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March 12, 2024

The curious congruity of Krug in a beer glass in a pub

Adelaide's Exeter Hotel is an unlikely but much-loved Australian second home for the prestigious Champagne house.

By Nick Ryan

Olivier Krug leans back against the front bar of Adelaide’s Exeter Hotel while Australian musician Nick Cave watches intently from within a frame up on the wall. In one hand he holds an enchilada, scorched at the edges, cold in the middle—the kind of physics-defying cooking that can only be done in an ancient toaster oven. In the other, he holds a 7-ounce beer glass, the preferred vessel of frugal pensioners and those with a pathological fear of their beer warming too fast.

This incongruous scene becomes even more so when you zoom in on that glass. It has his surname embossed in gold and is filled not with beer but with the liquid that has made that name a byword for the very best in Champagne. But then, incongruity is what the Exeter does best. In other parts of the world, the places that can claim to sell the most Krug in their respective markets are luxury hotels and Michelin-starred restaurants. In Australia, that title was held for years by a time capsule pretending to be a pub, a place where the ghosts of front-bar philosophers and piss-trough poets still hover over shabby stools and the bathrooms are so bad you’d hesitate to use them even after swallowing a live grenade and needing a moment of cubicle contemplation to save your life.

On the surface of it, the connection between the most prestigious of Champagne houses—a jewel in the portfolio of the world’s most prominent luxury goods business—and an Adelaide pub with a dress code that could be summarized with the words “pants are polite” seems incongruous. But when you dig deeper, it begins to make sense.

Australian veneration in reverse

It was the great Australian wine writer Philip White who badgered the then-publican Nick Binns to put Krug on the old chalkboard wine list that still hangs over the bar. This was back in the mid-1980s, when the pub was establishing itself as the preferred watering hole of Adelaide’s artists, writers, and, crucially, winemakers. This was a place where, for a while, the mythologized Clare Valley producer Wendouree made the house red, sold over the bar for A$6 a glass.

White was such a fixture of the place in those days that several bar stools are still sculpted to the grooves of his backside. White was a great friend of Olivier’s father and uncle, Henri and Rémi Krug, and was keenly aware that a pub as distinctive as this one should serve nothing but the most individual Champagne. Binns wasn’t sure quite how to price a wine more expensive than the rest of his list combined, so he slapped on the same thin markup he applied to everything else. It became the cheapest place in Australia to get your hands on a bottle of Krug.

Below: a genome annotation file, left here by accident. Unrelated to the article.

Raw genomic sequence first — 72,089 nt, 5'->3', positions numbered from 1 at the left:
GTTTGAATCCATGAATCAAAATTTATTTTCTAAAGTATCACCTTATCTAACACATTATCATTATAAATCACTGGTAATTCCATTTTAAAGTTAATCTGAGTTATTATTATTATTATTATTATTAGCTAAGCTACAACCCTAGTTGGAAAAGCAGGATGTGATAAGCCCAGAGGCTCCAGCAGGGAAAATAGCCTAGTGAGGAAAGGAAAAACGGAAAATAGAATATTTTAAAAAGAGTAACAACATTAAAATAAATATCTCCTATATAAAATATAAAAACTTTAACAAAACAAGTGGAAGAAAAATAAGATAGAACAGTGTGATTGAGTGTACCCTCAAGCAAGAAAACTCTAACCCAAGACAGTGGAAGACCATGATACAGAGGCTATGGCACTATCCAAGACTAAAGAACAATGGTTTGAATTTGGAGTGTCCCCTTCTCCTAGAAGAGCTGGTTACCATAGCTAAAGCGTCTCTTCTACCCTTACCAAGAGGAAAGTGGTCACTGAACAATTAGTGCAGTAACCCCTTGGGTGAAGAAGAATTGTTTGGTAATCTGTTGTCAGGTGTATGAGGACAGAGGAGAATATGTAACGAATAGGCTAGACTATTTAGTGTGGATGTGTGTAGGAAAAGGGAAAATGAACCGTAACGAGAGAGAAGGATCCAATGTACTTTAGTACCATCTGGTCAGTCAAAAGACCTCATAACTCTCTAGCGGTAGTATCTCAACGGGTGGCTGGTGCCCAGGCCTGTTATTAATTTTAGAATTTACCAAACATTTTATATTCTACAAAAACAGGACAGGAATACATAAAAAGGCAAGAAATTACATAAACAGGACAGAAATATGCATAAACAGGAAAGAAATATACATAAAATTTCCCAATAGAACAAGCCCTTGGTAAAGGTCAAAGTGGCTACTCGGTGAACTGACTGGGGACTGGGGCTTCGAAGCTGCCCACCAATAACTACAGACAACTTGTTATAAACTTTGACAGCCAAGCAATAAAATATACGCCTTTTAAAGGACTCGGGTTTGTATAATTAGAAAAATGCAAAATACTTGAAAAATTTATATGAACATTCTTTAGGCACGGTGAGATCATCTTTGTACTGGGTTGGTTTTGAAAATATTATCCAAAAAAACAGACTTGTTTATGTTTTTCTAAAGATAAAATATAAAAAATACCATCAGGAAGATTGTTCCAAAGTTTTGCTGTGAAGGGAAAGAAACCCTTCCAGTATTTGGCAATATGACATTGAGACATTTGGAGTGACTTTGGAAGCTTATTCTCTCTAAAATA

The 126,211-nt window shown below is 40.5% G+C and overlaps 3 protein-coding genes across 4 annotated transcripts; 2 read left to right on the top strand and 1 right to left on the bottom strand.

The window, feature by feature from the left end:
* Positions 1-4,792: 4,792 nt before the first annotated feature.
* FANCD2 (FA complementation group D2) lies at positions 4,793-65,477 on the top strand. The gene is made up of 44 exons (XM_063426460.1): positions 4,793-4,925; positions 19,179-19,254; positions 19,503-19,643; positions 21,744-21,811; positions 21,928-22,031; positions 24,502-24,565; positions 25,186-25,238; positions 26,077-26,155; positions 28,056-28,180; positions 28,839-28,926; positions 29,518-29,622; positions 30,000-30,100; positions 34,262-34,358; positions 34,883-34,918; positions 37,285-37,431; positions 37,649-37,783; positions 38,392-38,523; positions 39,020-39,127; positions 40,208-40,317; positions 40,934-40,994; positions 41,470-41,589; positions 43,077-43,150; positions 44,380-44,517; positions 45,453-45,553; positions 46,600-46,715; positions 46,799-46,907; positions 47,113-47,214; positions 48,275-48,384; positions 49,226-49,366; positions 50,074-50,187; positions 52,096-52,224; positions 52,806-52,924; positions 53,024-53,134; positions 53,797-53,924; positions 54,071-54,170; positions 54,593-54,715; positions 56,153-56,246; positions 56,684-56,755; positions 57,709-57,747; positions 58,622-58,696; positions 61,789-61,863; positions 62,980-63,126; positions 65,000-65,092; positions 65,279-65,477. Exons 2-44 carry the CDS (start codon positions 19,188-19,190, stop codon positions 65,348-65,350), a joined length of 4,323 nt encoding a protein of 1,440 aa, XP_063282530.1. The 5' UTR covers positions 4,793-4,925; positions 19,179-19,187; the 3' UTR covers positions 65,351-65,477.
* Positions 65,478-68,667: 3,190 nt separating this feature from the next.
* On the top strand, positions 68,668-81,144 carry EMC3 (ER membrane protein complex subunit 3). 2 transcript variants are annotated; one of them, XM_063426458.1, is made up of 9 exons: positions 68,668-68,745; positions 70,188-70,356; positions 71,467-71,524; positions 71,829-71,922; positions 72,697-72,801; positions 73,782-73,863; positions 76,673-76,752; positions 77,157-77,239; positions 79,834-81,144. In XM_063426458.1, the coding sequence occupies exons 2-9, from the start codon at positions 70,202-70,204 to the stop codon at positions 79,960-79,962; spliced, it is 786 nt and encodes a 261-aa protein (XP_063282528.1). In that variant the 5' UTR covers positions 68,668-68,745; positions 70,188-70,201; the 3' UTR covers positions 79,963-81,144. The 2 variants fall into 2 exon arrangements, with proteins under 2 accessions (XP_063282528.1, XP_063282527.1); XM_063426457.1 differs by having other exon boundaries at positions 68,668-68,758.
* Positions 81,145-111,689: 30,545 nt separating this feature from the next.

Shabby splendor: The Exeter Hotel in Adelaide. Photography by Matthew Summerton, via Wikimedia Commons.

As if drinking the world’s finest Champagne in the shabby splendor of the Exeter wasn’t wacky juxtaposition enough, a local tradition developed demanding the noblest fizz should be drunk in the humblest of glasses. While flutes are offered by bar staff when a bottle of Krug is ordered, those in the know insist on tiny beer glasses instead. The 7-ounce “butcher” glass takes its name from a time when slaughtermen from an Adelaide abattoir would arrive at the rail yards five minutes earlier than the rolling livestock they were sent to collect in order to duck across to a nearby pub for the cheekiest of quick beers.

“A butcher of Krug at the Ex” has become a rite of passage for visiting wine people, its quirky legend having spread around the world. Enology students at the University of Adelaide pool meager funds to splash out at the end of the academic year, and I have lost track of the number of times over the 35 years I’ve been drinking there that I’ve justified unwise decisions with the words, “It’s never too late for Krug.”

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With the release of the 166th edition of Grande Cuvée, Olivier decided 166 butcher glasses should be produced. Embossed, numbered, and rapidly snapped up—one glass per bottle sold—Olivier holds glass no.1, current publican Kevin Gregg has no.2, and I cherish no.3. Each subsequent release has followed suit. Olivier’s daughter Clémence collected her glass when she made her first visit in 2023 (and proved herself a very skilled 2am darts player).

The butcher-glass tradition speaks volumes about both Krug and the Exeter. There’s a muscular manifestation of the Australian instinct to venerate in reverse, to treat something special with a flippancy that only serves to betray the esteem in which it’s actually held.

And that’s something Olivier Krug has learned to love through several visits in recent years. “Krug is comfortable wherever people love Krug,” says Olivier each time he comes back to the bar that underlines that principle more than any other. It’s an unlikely pairing, but somehow it just works. 

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